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St. Louis eviction moratorium extended through April 5

St. Louis eviction moratorium extended through April 5


Ryan Gipson on his porch during a move to a new apartment in University City on Jan. 20, 2021. Gipson's former landlord turned off the electricity to Gipson's old apartment. He recently found a new one nearby, with cheaper rent. Photo by Sara Diggins,

ST. LOUIS — St. Louis Circuit Judge Michael Stelzer signed an order Monday extending the city’s eviction moratorium through April 5.

It’s at least the fourth extension of the moratorium, which applies only to evictions for nonpayment of rent. Landlords can still evict tenants for crimes, threatening the safety of other residents, damaging property, violating building or health codes or breaking other contractual obligations.

Housing justice organizations gathered Monday in front of the Civil Courts building to call for an outright cancellation of evictions, and encourage St. Louis mayoral candidates to sign a tenant bill of rights.

“Folks should be able to have whatever they need to stay in their homes and stay safe,” said Kristian Blackmon, 39, who organizes tenants with Homes For All St. Louis. Blackmon wants the deadlines on moratoriums to be lifted completely until COVID-19 is under better control.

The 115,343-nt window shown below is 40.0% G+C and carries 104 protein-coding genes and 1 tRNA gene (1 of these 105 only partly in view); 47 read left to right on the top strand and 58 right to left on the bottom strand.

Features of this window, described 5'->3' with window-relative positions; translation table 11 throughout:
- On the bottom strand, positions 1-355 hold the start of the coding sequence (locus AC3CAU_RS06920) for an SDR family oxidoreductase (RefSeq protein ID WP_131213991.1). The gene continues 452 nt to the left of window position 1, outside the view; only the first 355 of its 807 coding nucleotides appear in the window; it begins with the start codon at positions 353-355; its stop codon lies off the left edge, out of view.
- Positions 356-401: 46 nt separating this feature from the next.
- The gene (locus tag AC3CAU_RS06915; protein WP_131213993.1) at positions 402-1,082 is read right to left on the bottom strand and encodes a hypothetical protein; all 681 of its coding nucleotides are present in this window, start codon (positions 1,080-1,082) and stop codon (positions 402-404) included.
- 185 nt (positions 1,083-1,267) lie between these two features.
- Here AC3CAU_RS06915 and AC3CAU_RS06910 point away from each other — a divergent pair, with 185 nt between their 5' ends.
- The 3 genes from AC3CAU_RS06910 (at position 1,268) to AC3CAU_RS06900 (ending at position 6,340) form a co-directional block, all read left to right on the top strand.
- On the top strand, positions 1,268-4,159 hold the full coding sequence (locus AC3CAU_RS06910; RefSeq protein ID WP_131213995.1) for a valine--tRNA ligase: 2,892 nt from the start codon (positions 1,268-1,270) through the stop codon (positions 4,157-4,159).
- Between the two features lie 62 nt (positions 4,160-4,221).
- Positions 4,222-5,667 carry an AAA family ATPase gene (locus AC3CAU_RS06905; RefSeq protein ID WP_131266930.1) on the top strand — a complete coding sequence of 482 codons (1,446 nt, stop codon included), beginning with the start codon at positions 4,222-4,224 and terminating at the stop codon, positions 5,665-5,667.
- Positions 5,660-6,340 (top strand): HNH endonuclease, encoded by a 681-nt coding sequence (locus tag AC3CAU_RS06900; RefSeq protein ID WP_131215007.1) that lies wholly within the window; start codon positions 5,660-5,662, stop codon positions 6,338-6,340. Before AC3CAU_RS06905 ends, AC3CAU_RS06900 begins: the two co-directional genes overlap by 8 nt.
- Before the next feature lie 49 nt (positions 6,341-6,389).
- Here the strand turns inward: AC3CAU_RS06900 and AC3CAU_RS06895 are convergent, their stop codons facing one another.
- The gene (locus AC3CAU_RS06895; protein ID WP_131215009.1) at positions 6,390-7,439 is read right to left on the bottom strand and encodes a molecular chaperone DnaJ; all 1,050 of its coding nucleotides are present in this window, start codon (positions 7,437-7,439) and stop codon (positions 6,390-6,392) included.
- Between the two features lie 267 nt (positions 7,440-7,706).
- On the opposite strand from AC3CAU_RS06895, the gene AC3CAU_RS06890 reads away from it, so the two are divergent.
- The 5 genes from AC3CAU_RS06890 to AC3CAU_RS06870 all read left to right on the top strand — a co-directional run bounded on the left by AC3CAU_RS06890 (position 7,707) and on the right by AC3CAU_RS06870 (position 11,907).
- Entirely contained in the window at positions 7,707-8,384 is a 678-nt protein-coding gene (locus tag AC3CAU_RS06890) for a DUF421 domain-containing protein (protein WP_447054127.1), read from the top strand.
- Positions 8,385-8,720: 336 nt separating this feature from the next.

Kennard Williams, 33, lead organizer at racial justice group Action St. Louis — part of the St. Louis Housing Defense Coalition, which advocates for tenants struggling with landlords — has heard of more and more illegal lockouts as the moratoriums are further extended.

“We know we have an eviction moratorium in place,” Williams told the crowd of about two dozen gathered Monday. “But the courts have continued to accept filings against people for evictions.”

“That ain’t right!” someone responded. Others echoed the phrase.

“In addition to that, some landlords have taken it upon themselves to illegally evict tenants in the city,” Williams continued. “That ain’t right!”

St. Louis Sheriff Vernon Betts, who serves eviction notices, said his office is fielding an increasing number of calls from frustrated landlords.

The department was getting five calls a day about evictions, pre-pandemic. Now it’s getting 20 to 25 calls a day, said Sgt. Frank Parker.

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